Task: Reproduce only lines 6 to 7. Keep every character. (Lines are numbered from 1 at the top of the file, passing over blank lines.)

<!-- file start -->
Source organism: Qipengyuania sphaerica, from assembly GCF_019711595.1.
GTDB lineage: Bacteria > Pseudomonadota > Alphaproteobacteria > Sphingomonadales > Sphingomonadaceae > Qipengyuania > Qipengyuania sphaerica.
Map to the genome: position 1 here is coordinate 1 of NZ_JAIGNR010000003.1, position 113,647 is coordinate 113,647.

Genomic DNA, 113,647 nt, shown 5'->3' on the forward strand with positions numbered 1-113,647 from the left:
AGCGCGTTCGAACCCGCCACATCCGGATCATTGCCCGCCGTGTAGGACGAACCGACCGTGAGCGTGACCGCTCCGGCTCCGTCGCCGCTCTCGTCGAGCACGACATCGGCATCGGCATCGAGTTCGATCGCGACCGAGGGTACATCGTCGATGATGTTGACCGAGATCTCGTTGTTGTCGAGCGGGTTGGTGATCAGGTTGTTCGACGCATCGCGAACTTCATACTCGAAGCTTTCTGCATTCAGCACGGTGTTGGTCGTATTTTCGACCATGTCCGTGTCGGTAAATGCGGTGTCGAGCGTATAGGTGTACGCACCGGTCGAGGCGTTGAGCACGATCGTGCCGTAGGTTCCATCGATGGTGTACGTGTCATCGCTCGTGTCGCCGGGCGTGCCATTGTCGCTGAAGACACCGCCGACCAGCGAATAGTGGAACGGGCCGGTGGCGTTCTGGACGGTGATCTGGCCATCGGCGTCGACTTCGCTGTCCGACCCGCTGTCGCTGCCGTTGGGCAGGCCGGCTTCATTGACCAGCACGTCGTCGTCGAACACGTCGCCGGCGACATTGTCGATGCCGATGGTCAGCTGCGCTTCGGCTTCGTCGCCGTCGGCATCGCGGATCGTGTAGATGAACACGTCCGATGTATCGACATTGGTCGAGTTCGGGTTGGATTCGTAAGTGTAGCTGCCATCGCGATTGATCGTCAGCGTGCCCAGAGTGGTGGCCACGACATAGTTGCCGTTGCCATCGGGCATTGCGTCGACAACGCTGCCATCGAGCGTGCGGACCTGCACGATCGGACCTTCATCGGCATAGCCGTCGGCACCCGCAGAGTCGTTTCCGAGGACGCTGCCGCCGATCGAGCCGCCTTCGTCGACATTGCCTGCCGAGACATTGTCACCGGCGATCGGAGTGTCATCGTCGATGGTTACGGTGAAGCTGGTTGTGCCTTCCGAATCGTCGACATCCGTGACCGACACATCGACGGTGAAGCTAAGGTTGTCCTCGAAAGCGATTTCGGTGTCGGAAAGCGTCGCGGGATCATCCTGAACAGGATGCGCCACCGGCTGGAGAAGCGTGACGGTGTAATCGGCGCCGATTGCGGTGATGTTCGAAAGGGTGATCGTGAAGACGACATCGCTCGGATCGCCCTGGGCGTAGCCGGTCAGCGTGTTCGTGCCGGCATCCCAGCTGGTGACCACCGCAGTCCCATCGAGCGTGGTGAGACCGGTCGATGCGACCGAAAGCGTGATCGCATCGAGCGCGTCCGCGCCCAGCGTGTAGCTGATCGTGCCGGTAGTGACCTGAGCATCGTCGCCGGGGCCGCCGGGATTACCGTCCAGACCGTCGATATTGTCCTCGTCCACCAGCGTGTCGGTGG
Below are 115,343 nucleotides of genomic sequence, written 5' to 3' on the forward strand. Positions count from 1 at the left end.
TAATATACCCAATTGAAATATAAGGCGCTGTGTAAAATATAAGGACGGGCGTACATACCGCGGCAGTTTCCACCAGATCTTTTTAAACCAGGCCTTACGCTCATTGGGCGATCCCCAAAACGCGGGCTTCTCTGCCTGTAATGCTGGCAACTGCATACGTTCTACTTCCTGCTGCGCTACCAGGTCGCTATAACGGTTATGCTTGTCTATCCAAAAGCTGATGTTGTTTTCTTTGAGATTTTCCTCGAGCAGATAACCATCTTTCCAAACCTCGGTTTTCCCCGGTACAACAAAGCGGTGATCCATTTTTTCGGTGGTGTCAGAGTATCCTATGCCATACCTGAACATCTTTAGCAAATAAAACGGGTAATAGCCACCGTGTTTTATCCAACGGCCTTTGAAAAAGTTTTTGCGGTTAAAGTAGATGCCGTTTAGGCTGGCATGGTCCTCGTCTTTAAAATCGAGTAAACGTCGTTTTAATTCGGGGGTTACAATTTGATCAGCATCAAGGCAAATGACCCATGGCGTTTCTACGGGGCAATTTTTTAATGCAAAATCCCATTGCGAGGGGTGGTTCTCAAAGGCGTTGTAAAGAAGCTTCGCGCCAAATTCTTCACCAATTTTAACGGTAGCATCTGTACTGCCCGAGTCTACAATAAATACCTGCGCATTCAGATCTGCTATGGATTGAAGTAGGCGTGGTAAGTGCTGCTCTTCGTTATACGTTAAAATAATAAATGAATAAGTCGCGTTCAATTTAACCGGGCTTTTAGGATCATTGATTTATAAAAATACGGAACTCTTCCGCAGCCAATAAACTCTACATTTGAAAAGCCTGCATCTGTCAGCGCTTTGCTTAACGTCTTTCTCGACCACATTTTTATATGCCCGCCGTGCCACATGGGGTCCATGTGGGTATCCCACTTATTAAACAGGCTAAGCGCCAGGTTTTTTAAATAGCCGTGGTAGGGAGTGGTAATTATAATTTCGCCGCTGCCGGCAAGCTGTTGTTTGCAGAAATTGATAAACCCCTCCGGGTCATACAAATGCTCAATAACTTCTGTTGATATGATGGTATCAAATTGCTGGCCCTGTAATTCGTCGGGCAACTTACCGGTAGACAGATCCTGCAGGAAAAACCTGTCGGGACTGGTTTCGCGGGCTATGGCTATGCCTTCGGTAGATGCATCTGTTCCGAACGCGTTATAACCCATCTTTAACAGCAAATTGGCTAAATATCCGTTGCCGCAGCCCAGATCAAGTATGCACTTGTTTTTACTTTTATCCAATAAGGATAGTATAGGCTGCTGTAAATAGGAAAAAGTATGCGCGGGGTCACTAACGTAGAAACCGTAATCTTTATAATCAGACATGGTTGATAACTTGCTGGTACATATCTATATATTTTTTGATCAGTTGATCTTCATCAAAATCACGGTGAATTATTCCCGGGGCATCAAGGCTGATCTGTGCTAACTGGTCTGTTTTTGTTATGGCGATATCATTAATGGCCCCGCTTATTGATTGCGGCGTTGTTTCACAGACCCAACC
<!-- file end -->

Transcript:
Below are 115,343 nucleotides of genomic sequence, written 5' to 3' on the forward strand. Positions count from 1 at the left end.
TAATATACCCAATTGAAATATAAGGCGCTGTGTAAAATATAAGGACGGGCGTACATACCGCGGCAGTTTCCACCAGATCTTTTTAAACCAGGCCTTACGCTCATTGGGCGATCCCCAAAACGCGGGCTTCTCTGCCTGTAATGCTGGCAACTGCATACGTTCTACTTCCTGCTGCGCTACCAGGTCGCTATAACGGTTATGCTTGTCTATCCAAAAGCTGATGTTGTTTTCTTTGAGATTTTCCTCGAGCAGATAACCATCTTTCCAAACCTCGGTTTTCCCCGGTACAACAAAGCGGTGATCCATTTTTTCGGTGGTGTCAGAGTATCCTATGCCATACCTGAACATCTTTAGCAAATAAAACGGGTAATAGCCACCGTGTTTTATCCAACGGCCTTTGAAAAAGTTTTTGCGGTTAAAGTAGATGCCGTTTAGGCTGGCATGGTCCTCGTCTTTAAAATCGAGTAAACGTCGTTTTAATTCGGGGGTTACAATTTGATCAGCATCAAGGCAAATGACCCATGGCGTTTCTACGGGGCAATTTTTTAATGCAAAATCCCATTGCGAGGGGTGGTTCTCAAAGGCGTTGTAAAGAAGCTTCGCGCCAAATTCTTCACCAATTTTAACGGTAGCATCTGTACTGCCCGAGTCTACAATAAATACCTGCGCATTCAGATCTGCTATGGATTGAAGTAGGCGTGGTAAGTGCTGCTCTTCGTTATACGTTAAAATAATAAATGAATAAGTCGCGTTCAATTTAACCGGGCTTTTAGGATCATTGATTTATAAAAATACGGAACTCTTCCGCAGCCAATAAACTCTACATTTGAAAAGCCTGCATCTGTCAGCGCTTTGCTTAACGTCTTTCTCGACCACATTTTTATATGCCCGCCGTGCCACATGGGGTCCATGTGGGTATCCCACTTATTAAACAGGCTAAGCGCCAGGTTTTTTAAATAGCCGTGGTAGGGAGTGGTAATTATAATTTCGCCGCTGCCGGCAAGCTGTTGTTTGCAGAAATTGATAAACCCCTCCGGGTCATACAAATGCTCAATAACTTCTGTTGATATGATGGTATCAAATTGCTGGCCCTGTAATTCGTCGGGCAACTTACCGGTAGACAGATCCTGCAGGAAAAACCTGTCGGGACTGGTTTCGCGGGCTATGGCTATGCCTTCGGTAGATGCATCTGTTCCGAACGCGTTATAACCCATCTTTAACAGCAAATTGGCTAAATATCCGTTGCCGCAGCCCAGATCAAGTATGCACTTGTTTTTACTTTTATCCAATAAGGATAGTATAGGCTGCTGTAAATAGGAAAAAGTATGCGCGGGGTCACTAACGTAGAAACCGTAATCTTTATAATCAGACATGGTTGATAACTTGCTGGTACATATCTATATATTTTTTGATCAGTTGATCTTCATCAAAATCACGGTGAATTATTCCCGGGGCATCAAGGCTGATCTGTGCTAACTGGTCTGTTTTTGTTATGGCGATATCATTAATGGCCCCGCTTATTGATTGCGGCGTTGTTTCACAGACCCAACC